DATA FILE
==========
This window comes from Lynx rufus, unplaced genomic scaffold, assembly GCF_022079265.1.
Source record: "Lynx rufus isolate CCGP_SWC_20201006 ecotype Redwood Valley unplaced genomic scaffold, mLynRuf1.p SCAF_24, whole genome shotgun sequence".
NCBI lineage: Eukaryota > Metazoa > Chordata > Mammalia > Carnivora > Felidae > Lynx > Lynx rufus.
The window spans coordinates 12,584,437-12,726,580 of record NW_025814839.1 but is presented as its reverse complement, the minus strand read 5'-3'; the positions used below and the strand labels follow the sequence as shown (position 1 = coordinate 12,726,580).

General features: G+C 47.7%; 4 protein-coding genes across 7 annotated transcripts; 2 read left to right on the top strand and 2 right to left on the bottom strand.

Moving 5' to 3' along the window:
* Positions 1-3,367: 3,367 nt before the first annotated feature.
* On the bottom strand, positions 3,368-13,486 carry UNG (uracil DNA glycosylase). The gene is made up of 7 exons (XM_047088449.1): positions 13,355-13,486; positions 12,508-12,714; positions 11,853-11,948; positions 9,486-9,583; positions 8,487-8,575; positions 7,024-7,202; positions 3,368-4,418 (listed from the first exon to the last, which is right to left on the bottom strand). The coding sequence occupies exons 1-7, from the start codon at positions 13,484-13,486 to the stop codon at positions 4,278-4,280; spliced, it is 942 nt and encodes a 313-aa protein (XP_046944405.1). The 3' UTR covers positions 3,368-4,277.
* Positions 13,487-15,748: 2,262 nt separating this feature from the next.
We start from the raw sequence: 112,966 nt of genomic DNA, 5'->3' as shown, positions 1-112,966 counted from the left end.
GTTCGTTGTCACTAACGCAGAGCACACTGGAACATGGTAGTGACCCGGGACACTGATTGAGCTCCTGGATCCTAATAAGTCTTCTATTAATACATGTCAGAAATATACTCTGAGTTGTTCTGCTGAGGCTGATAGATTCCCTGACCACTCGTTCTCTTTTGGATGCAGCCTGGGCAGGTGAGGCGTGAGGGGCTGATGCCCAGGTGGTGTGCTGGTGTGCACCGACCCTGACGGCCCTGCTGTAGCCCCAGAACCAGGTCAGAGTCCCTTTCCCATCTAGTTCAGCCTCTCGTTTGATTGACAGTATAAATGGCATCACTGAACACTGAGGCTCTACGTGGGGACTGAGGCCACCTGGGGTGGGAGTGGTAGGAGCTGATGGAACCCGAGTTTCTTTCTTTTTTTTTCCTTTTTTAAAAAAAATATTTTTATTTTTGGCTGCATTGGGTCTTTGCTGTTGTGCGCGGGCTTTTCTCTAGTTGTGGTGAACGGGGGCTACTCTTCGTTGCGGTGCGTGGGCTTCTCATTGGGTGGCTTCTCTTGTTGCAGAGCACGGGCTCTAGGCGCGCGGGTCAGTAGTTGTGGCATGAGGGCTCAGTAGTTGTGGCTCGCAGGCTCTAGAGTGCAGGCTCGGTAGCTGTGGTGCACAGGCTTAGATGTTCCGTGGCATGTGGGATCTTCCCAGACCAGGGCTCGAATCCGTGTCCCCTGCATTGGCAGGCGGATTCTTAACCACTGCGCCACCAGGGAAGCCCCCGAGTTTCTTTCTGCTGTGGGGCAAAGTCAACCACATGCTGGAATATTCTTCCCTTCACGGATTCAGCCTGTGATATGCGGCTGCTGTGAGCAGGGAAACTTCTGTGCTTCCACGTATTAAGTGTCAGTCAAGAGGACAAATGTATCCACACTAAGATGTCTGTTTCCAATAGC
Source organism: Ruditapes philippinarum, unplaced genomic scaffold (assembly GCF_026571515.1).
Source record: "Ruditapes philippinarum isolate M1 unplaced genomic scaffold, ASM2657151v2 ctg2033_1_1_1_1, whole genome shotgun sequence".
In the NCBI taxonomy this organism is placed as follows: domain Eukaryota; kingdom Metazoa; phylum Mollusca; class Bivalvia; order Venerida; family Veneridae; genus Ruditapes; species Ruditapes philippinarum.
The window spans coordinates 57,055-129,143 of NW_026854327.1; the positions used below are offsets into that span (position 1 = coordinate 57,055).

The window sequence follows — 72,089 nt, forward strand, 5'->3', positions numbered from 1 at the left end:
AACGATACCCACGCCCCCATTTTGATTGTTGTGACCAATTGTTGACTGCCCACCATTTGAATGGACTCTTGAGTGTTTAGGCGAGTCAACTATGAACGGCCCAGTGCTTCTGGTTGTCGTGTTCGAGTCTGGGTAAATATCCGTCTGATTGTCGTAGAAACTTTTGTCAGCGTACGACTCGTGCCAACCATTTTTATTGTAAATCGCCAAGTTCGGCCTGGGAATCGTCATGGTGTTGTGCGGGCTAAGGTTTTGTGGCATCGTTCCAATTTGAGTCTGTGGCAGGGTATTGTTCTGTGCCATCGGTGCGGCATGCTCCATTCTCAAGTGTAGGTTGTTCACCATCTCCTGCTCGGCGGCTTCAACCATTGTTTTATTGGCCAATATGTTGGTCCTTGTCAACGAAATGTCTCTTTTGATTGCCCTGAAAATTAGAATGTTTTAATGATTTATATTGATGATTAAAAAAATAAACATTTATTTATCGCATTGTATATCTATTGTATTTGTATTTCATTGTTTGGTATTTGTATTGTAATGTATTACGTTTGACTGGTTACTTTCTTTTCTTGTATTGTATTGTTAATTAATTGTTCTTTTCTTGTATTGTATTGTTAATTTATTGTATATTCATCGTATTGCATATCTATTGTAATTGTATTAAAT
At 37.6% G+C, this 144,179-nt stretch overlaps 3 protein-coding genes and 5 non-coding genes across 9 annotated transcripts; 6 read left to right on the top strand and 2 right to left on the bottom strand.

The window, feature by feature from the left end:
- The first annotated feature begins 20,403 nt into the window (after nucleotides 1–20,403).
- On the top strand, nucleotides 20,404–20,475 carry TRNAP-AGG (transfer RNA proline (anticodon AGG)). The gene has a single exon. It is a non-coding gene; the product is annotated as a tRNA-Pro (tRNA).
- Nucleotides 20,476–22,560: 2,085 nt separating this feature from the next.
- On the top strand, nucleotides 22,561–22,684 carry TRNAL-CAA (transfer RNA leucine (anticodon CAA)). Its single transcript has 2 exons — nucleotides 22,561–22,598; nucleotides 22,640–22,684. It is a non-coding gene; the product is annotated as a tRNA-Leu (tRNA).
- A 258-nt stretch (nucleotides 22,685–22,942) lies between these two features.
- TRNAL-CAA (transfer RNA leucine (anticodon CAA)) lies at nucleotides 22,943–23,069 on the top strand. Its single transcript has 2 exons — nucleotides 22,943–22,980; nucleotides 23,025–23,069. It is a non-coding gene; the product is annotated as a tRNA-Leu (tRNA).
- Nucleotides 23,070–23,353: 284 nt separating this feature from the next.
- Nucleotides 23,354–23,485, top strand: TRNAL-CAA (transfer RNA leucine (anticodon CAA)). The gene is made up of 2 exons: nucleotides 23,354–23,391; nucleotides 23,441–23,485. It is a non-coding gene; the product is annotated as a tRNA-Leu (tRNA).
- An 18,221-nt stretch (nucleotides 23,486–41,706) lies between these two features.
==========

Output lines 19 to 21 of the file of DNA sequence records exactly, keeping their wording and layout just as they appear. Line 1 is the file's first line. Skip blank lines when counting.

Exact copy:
The window, feature by feature from the left end:
- The first annotated feature begins 20,403 nt into the window (after nucleotides 1–20,403).
- On the top strand, nucleotides 20,404–20,475 carry TRNAP-AGG (transfer RNA proline (anticodon AGG)). The gene has a single exon. It is a non-coding gene; the product is annotated as a tRNA-Pro (tRNA).